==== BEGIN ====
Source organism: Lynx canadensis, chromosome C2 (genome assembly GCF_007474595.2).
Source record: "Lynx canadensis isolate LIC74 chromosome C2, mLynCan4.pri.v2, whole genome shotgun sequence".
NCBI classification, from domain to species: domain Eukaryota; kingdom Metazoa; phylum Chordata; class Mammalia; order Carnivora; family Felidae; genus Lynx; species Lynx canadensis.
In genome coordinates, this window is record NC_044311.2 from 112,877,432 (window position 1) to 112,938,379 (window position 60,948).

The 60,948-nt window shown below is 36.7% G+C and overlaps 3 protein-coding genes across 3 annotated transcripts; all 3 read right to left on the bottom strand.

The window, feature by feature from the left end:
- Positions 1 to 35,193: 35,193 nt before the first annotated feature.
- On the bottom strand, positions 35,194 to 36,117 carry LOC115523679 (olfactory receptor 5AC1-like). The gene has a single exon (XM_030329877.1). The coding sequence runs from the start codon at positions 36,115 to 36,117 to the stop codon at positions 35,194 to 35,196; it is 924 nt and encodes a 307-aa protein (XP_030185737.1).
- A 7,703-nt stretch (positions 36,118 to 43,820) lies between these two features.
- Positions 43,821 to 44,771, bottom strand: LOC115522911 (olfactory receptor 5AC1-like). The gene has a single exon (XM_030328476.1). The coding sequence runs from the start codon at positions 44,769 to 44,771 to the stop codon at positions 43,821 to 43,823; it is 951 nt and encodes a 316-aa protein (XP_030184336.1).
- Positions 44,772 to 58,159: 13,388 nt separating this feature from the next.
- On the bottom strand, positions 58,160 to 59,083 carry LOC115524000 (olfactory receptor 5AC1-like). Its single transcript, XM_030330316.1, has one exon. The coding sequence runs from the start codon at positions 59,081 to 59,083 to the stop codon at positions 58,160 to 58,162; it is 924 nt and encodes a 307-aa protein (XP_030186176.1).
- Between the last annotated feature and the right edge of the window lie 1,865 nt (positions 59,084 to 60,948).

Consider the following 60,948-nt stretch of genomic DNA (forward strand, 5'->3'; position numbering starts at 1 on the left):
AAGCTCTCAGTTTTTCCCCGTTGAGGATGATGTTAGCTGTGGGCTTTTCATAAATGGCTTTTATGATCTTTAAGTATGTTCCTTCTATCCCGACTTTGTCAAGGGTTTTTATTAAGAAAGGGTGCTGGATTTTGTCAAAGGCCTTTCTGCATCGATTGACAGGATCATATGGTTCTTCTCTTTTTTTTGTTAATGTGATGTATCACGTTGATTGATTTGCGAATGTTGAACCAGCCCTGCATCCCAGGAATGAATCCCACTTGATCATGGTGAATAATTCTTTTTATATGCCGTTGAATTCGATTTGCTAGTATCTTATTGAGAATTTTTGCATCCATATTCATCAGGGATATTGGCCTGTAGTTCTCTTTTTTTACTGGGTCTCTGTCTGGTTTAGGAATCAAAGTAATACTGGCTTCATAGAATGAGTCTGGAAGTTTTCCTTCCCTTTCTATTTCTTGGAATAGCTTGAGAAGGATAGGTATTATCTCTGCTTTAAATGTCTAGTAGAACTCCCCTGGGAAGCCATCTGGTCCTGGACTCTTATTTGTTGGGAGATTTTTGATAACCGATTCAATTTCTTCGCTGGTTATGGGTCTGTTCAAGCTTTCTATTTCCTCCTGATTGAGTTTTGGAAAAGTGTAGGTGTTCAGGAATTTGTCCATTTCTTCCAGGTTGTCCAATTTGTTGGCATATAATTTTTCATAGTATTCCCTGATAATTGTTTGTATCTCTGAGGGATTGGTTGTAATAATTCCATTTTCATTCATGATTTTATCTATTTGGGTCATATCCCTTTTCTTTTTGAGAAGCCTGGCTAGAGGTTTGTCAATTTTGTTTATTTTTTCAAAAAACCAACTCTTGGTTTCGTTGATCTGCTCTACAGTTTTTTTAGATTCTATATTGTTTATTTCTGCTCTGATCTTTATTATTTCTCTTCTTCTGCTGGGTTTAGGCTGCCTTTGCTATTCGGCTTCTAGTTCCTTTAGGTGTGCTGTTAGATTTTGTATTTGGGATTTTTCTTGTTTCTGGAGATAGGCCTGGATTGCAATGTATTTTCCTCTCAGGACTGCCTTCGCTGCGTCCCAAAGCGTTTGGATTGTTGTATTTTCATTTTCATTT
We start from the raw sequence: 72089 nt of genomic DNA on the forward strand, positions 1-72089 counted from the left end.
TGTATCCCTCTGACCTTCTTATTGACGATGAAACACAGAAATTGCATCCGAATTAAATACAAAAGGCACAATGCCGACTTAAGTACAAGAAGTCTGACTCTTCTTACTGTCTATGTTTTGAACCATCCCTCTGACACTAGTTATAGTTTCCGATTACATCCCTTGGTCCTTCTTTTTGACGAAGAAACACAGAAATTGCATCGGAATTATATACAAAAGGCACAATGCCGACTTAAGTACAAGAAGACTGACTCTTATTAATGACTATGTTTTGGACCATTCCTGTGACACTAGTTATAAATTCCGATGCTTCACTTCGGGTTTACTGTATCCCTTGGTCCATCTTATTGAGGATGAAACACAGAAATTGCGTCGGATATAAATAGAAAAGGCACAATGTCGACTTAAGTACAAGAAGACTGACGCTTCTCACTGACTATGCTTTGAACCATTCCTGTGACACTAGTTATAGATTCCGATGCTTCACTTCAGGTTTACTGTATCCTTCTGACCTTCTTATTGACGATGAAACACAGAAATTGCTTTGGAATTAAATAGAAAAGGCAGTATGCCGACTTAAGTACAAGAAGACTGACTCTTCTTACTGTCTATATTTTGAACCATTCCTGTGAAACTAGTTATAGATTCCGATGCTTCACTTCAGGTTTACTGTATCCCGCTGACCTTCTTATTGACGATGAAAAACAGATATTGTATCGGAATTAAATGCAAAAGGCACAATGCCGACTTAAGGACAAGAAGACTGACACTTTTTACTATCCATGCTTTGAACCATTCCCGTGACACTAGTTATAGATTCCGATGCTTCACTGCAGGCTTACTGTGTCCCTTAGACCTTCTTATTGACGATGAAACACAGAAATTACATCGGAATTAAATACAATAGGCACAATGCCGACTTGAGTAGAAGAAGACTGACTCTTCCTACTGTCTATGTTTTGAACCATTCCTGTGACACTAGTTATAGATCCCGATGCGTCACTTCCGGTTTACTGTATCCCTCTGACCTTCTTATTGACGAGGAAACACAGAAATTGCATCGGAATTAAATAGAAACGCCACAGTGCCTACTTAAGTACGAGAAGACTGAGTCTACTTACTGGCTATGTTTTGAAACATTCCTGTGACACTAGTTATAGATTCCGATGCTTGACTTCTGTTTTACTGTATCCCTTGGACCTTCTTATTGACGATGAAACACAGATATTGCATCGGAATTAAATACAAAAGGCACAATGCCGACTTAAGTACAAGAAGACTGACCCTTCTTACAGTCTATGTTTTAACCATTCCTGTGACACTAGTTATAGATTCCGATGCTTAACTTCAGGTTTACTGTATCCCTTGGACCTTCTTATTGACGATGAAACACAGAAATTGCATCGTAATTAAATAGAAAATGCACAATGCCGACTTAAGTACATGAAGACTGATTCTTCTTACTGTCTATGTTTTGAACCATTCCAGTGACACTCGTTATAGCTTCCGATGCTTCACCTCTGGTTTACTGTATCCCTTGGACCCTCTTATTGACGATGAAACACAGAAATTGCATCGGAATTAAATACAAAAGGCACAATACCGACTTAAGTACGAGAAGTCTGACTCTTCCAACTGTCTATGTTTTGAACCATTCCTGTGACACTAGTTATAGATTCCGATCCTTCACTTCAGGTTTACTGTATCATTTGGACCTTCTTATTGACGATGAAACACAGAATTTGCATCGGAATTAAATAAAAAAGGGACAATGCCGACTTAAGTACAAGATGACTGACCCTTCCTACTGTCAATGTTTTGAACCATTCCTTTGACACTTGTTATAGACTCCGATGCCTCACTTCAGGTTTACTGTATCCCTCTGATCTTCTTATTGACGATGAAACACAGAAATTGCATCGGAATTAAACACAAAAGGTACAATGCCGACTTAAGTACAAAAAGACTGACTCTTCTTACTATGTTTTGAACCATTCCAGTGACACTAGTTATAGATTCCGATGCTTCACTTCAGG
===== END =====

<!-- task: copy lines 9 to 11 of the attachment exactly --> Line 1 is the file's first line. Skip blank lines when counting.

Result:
- A 7,703-nt stretch (positions 36,118 to 43,820) lies between these two features.
- Positions 43,821 to 44,771, bottom strand: LOC115522911 (olfactory receptor 5AC1-like). The gene has a single exon (XM_030328476.1). The coding sequence runs from the start codon at positions 44,769 to 44,771 to the stop codon at positions 43,821 to 43,823; it is 951 nt and encodes a 316-aa protein (XP_030184336.1).
- Positions 44,772 to 58,159: 13,388 nt separating this feature from the next.